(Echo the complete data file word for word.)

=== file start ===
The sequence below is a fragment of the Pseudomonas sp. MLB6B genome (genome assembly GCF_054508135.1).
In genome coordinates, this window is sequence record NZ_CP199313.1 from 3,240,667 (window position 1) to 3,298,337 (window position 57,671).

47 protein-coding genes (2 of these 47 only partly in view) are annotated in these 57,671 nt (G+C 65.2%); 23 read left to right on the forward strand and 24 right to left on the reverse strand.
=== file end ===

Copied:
The sequence below is a fragment of the Pseudomonas sp. MLB6B genome (genome assembly GCF_054508135.1).
In genome coordinates, this window is sequence record NZ_CP199313.1 from 3,240,667 (window position 1) to 3,298,337 (window position 57,671).

47 protein-coding genes (2 of these 47 only partly in view) are annotated in these 57,671 nt (G+C 65.2%); 23 read left to right on the forward strand and 24 right to left on the reverse strand.